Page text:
Michael Atiyah[edit]

The tables were turned by Michael Atiyah with his essay "The unreasonable effectiveness of physics in mathematics." He argued that the toolbox of physics enables a practitioner like Edward Witten to go beyond standard mathematics, in particular the geometry of 4-manifolds. The tools of a physicist are cited as quantum field theory, special relativity, non-abelian gauge theory, spin, chirality, supersymmetry, and the electromagnetic duality.[17]

See also[edit]


  1. ^ Wigner, E. P. (1960). "The unreasonable effectiveness of mathematics in the natural sciences. Richard Courant lecture in mathematical sciences delivered at New York University, May 11, 1959". Communications on Pure and Applied Mathematics. 13 (1): 1–14. Bibcode:1960CPAM...13....1W. doi:10.1002/cpa.3160130102. S2CID 6112252. Archived from the original on 2021-02-12.
  2. ^ Note: Wigner's mention of Kellner and Hilleraas "... Jordan felt that we would have been, at least temporarily, helpless had an unexpected disagreement occurred in the theory of the helium atom. This was, at that time, developed by Kellner and by Hilleraas ..." refers to Georg W. Kellner (Kellner, Georg W. (1927). "Die Ionisierungsspannung des Heliums nach der Schrödingerschen Theorie". Zeitschrift für Physik. 44 (1–2): 91–109. Bibcode:1927ZPhy...44...91K. doi:10.1007/BF01391720. S2CID 122213875.) and to Egil Hylleraas.
  3. ^ a b Wigner 1960, §Is the Success of Physical Theories Truly Surprising? p. 8
  4. ^ Wigner 1960, p. 9
  5. ^ a b Hamming, R. W. (1980). "The Unreasonable Effectiveness of Mathematics". The American Mathematical Monthly. 87 (2): 81–90. doi:10.2307/2321982. hdl:10945/55827. JSTOR 2321982. Archived from the original on 2022-06-22. Retrieved 2021-07-30.
  6. ^ Lesk, A. M. (2000). "The unreasonable effectiveness of mathematics in molecular biology". The Mathematical Intelligencer. 22 (2): 28–37. doi:10.1007/BF03025372. S2CID 120102813.
  7. ^ Halevy, A.; Norvig, P.; Pereira, F. (2009). "The Unreasonable Effectiveness of Data" (PDF). IEEE Intelligent Systems. 24 (2): 8–12. doi:10.1109/MIS.2009.36. S2CID 14300215. Archived (PDF) from the original on 2022-08-09. Retrieved 2015-09-04.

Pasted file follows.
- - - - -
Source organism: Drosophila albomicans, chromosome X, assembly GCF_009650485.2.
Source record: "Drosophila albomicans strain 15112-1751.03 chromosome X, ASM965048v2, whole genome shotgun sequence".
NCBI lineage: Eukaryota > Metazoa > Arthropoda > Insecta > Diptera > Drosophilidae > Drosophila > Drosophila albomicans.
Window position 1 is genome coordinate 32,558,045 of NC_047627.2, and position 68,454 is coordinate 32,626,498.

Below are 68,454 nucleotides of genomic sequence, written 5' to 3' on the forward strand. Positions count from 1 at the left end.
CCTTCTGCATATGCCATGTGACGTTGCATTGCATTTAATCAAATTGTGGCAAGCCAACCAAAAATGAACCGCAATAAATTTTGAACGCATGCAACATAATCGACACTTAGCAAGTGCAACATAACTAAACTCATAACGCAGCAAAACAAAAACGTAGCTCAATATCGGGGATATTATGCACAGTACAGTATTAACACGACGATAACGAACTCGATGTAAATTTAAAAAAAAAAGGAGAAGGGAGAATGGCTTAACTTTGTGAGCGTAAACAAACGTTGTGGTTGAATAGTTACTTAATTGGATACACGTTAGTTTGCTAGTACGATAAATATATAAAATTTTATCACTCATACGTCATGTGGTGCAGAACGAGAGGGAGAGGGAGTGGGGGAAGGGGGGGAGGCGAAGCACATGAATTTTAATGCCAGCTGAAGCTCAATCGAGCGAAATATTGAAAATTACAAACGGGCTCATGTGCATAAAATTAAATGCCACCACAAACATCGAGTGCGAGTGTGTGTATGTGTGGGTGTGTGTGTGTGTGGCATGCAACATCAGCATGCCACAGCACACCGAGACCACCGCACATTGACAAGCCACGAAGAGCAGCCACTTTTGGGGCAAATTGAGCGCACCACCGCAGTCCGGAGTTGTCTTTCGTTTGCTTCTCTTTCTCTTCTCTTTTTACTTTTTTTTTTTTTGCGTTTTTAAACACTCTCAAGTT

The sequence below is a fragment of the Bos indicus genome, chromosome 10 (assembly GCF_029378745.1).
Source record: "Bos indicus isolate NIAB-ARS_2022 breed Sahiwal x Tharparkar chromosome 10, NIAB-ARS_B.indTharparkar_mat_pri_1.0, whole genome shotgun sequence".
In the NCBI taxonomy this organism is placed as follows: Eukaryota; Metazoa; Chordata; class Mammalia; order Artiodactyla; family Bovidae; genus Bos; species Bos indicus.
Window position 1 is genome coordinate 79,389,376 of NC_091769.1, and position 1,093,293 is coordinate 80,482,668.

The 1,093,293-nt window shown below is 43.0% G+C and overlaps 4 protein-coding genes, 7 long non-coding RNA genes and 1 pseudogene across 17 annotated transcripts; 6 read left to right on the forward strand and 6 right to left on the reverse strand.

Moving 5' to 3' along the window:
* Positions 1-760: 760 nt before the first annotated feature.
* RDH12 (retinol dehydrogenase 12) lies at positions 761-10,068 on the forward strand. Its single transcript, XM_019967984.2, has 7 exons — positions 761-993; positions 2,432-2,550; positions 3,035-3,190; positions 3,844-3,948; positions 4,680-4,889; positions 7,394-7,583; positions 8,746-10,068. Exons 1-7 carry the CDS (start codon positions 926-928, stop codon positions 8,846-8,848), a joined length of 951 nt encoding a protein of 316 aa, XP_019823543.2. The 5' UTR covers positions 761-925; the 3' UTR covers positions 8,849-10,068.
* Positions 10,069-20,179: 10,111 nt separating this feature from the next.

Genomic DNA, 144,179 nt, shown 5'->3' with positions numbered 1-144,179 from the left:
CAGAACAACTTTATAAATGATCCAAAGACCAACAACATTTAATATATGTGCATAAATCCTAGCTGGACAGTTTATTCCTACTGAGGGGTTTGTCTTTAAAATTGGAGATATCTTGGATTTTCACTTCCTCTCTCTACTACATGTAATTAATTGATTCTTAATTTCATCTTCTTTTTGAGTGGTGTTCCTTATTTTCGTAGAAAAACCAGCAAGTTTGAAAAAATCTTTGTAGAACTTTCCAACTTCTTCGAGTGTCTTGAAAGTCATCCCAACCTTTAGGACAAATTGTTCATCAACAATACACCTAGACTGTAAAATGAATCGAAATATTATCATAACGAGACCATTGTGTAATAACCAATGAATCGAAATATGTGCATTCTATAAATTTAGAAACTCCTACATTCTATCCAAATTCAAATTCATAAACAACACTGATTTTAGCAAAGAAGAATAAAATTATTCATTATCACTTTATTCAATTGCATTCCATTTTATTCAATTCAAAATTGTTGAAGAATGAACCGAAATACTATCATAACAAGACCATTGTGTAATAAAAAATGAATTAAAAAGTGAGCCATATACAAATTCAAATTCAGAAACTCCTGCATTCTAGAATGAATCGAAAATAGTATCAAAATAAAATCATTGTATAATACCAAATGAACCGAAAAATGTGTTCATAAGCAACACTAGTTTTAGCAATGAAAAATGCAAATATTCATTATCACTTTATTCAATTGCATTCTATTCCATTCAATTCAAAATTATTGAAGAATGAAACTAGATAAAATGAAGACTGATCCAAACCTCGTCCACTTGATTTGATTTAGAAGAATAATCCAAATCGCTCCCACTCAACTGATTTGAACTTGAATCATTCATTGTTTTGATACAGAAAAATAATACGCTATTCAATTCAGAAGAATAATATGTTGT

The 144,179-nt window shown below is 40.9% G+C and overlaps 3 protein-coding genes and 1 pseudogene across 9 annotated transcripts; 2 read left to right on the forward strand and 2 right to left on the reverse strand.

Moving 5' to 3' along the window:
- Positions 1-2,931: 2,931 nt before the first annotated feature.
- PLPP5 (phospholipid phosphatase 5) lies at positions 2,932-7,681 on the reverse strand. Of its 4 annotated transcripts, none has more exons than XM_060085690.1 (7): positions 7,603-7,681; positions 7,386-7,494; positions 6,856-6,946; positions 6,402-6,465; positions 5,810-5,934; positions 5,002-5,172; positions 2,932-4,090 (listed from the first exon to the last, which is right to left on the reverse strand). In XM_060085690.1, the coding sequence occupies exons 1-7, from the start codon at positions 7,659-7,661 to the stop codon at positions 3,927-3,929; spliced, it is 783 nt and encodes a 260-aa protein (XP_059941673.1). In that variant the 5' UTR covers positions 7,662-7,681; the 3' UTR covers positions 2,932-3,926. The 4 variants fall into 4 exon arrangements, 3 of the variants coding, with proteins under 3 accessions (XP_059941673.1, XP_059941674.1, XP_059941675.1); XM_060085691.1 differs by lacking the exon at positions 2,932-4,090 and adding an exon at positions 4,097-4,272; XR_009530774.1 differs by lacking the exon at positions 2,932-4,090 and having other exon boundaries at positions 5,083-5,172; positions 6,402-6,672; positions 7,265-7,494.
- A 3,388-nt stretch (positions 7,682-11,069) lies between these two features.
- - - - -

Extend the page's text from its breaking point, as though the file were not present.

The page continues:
8. ^ a b Tegmark, Max (2008). "The Mathematical Universe". Foundations of Physics. 38 (2): 101–150. arXiv:0704.0646. Bibcode:2008FoPh...38..101T. doi:10.1007/s10701-007-9186-9. S2CID 9890455.
  9. ^ a b Grattan-Guinness, I. (2008). "Solving Wigner's mystery: The reasonable (though perhaps limited) effectiveness of mathematics in the natural sciences". The Mathematical Intelligencer. 30 (3): 7–17. doi:10.1007/BF02985373. S2CID 123174309.
  10. ^ Velupillai, K. V. (2005). "The unreasonable ineffectiveness of mathematics in economics". Cambridge Journal of Economics. 29 (6): 849–872. CiteSeerX doi:10.1093/cje/bei084.
  11. ^ "The Unreasonable Effectiveness of Mathematics - R.W. Hamming - Some Partial Explanations". Retrieved 2024-01-06.
  12. ^ Van Helden, Albert (1995). "On Motion". The Galileo Project. Archived from the original on 21 December 2017. Retrieved 16 October 2013.
  13. ^ Pólya, George; Bowden, Leon; School Mathematics Study Group (1963). Mathematical methods in science; a course of lectures. Studies in mathematics. Vol. 11. Stanford: School Mathematics Study Group. OCLC 227871299.
  14. ^ Folland, Gerald B.; Sitaram, Alladi (1997). "The Uncertainty Principle: A Mathematical Survey". Journal of Fourier Analysis and Applications. 3 (3): 207–238. doi:10.1007/BF02649110. S2CID 121355943.
  15. ^ Tegmark, Max (2014). Our Mathematical Universe. Knopf. ISBN 978-0-307-59980-3.
  16. ^ Atkins, Peter (1992). Creation Revisited. W.H.Freeman. ISBN 978-0-7167-4500-6.
  17. ^ Atiyah, Michael (2002). "The unreasonable effectiveness of physics in mathematics". In Fokas, A.S. (ed.). Highlights of Mathematical Physics. American Mathematical Society. pp. 25–38. ISBN 0-8218-3223-9. OCLC 50164838.

Further reading[edit]